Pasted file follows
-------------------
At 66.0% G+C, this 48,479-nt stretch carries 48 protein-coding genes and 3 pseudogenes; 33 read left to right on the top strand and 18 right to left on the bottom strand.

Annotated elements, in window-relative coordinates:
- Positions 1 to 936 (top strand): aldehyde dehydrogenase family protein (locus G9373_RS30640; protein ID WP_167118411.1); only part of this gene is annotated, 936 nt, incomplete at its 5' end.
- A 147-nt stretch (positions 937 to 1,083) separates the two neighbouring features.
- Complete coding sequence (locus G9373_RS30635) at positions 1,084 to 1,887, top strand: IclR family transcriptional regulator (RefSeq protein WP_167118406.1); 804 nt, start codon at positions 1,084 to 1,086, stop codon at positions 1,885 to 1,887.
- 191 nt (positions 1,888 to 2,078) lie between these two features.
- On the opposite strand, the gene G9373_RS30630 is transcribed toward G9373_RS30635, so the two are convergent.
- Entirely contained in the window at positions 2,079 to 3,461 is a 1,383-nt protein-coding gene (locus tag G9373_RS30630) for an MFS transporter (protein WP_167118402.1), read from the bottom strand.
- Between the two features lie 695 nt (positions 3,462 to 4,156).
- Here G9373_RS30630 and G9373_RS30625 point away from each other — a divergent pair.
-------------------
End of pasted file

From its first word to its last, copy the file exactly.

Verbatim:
At 66.0% G+C, this 48,479-nt stretch carries 48 protein-coding genes and 3 pseudogenes; 33 read left to right on the top strand and 18 right to left on the bottom strand.

Annotated elements, in window-relative coordinates:
- Positions 1 to 936 (top strand): aldehyde dehydrogenase family protein (locus G9373_RS30640; protein ID WP_167118411.1); only part of this gene is annotated, 936 nt, incomplete at its 5' end.
- A 147-nt stretch (positions 937 to 1,083) separates the two neighbouring features.
- Complete coding sequence (locus G9373_RS30635) at positions 1,084 to 1,887, top strand: IclR family transcriptional regulator (RefSeq protein WP_167118406.1); 804 nt, start codon at positions 1,084 to 1,086, stop codon at positions 1,885 to 1,887.
- 191 nt (positions 1,888 to 2,078) lie between these two features.
- On the opposite strand, the gene G9373_RS30630 is transcribed toward G9373_RS30635, so the two are convergent.
- Entirely contained in the window at positions 2,079 to 3,461 is a 1,383-nt protein-coding gene (locus tag G9373_RS30630) for an MFS transporter (protein WP_167118402.1), read from the bottom strand.
- Between the two features lie 695 nt (positions 3,462 to 4,156).
- Here G9373_RS30630 and G9373_RS30625 point away from each other — a divergent pair.